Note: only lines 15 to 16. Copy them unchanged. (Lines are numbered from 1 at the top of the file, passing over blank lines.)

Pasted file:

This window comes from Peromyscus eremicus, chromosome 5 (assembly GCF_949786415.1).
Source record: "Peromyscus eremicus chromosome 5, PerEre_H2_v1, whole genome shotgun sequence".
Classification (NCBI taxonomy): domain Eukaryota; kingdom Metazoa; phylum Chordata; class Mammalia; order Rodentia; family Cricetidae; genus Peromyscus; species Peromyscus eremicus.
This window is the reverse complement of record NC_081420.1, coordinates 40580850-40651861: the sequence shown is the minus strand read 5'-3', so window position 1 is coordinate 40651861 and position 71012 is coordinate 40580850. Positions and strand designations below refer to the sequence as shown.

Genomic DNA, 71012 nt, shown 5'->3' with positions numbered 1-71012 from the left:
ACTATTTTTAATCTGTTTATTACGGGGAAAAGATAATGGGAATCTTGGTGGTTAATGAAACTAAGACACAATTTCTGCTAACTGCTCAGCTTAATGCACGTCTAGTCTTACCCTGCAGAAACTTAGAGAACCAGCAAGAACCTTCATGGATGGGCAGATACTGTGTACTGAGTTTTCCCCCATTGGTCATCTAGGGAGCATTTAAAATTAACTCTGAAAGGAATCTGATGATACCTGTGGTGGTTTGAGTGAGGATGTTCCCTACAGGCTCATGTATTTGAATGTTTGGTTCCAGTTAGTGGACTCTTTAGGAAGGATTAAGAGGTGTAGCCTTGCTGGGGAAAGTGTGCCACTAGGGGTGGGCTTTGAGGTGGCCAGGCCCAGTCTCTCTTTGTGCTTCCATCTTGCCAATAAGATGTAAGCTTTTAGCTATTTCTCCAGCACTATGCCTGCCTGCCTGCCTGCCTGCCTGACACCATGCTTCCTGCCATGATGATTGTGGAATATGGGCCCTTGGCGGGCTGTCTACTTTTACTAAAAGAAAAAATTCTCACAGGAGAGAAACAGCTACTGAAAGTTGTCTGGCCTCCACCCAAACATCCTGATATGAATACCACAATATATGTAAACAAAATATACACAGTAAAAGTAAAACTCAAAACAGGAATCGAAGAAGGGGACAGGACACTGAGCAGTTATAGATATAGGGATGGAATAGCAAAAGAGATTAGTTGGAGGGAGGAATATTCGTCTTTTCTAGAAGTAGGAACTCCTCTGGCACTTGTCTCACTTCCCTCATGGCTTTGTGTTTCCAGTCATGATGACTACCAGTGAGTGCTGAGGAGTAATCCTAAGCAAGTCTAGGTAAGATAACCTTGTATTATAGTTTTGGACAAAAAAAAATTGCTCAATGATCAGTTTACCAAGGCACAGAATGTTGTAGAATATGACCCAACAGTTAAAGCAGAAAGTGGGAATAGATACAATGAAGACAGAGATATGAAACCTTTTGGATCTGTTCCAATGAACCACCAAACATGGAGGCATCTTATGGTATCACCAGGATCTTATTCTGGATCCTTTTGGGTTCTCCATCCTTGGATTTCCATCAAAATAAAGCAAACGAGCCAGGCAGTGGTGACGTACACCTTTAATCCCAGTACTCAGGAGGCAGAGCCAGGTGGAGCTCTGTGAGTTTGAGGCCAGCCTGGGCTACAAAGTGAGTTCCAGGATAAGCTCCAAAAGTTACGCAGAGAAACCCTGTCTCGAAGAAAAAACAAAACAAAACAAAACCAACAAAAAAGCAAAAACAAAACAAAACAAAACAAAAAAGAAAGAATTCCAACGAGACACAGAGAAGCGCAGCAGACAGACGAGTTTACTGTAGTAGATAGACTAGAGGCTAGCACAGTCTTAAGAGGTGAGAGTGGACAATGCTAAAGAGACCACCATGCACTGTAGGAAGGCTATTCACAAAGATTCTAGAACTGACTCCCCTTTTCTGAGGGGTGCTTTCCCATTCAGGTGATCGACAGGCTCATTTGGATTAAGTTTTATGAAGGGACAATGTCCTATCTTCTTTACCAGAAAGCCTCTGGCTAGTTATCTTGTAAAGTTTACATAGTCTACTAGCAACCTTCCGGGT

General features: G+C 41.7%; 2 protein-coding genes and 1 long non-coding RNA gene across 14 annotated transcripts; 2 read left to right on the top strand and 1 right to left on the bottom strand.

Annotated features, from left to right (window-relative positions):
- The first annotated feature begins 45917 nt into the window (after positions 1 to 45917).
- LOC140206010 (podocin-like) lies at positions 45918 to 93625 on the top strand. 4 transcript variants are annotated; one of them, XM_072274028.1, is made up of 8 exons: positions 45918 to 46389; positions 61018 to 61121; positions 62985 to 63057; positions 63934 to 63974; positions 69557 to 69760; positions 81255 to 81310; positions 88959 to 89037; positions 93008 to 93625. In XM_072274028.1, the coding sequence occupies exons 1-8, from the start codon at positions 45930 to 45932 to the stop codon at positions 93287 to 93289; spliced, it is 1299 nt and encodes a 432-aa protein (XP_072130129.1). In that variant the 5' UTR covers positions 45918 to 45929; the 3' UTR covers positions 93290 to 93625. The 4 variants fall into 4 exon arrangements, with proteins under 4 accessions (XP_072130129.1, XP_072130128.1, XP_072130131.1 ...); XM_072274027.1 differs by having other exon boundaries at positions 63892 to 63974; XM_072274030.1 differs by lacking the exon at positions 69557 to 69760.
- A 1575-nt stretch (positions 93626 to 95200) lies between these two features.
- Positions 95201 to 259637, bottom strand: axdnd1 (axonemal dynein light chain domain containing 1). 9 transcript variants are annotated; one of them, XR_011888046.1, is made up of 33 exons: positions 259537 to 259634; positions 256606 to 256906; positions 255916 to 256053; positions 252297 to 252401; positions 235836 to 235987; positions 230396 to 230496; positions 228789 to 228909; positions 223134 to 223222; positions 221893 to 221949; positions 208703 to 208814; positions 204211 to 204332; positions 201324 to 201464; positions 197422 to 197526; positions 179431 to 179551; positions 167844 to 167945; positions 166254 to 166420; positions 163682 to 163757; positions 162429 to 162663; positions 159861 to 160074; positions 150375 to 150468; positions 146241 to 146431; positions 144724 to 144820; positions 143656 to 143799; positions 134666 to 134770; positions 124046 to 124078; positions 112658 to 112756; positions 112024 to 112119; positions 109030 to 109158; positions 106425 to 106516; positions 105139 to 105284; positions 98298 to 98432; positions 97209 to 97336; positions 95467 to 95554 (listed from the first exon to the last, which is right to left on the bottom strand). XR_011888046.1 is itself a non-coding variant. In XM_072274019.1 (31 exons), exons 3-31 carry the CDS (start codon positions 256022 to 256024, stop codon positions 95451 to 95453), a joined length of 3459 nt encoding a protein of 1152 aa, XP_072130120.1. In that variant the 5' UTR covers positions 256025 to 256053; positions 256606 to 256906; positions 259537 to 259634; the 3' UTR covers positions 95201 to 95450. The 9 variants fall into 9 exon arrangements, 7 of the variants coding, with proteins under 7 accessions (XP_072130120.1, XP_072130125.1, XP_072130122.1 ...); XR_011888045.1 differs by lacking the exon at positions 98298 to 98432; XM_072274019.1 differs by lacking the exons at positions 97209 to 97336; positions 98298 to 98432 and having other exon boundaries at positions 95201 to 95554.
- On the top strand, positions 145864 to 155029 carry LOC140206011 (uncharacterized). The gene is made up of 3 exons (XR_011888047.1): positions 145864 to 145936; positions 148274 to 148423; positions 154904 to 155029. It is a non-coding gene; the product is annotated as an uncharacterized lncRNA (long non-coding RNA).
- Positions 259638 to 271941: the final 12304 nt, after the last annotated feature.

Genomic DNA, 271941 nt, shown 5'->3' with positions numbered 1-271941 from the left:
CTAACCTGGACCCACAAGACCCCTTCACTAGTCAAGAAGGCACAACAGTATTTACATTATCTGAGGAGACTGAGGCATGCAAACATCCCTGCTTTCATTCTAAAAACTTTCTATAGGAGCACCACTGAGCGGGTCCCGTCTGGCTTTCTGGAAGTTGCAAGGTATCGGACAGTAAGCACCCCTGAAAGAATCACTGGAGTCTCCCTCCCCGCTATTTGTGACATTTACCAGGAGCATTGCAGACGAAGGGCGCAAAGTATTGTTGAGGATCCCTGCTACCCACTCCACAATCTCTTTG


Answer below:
Genomic DNA, 271941 nt, shown 5'->3' with positions numbered 1-271941 from the left:
CTAACCTGGACCCACAAGACCCCTTCACTAGTCAAGAAGGCACAACAGTATTTACATTATCTGAGGAGACTGAGGCATGCAAACATCCCTGCTTTCATTCTAAAAACTTTCTATAGGAGCACCACTGAGCGGGTCCCGTCTGGCTTTCTGGAAGTTGCAAGGTATCGGACAGTAAGCACCCCTGAAAGAATCACTGGAGTCTCCCTCCCCGCTATTTGTGACATTTACCAGGAGCATTGCAGACGAAGGGCGCAAAGTATTGTTGAGGATCCCTGCTACCCACTCCACAATCTCTTTG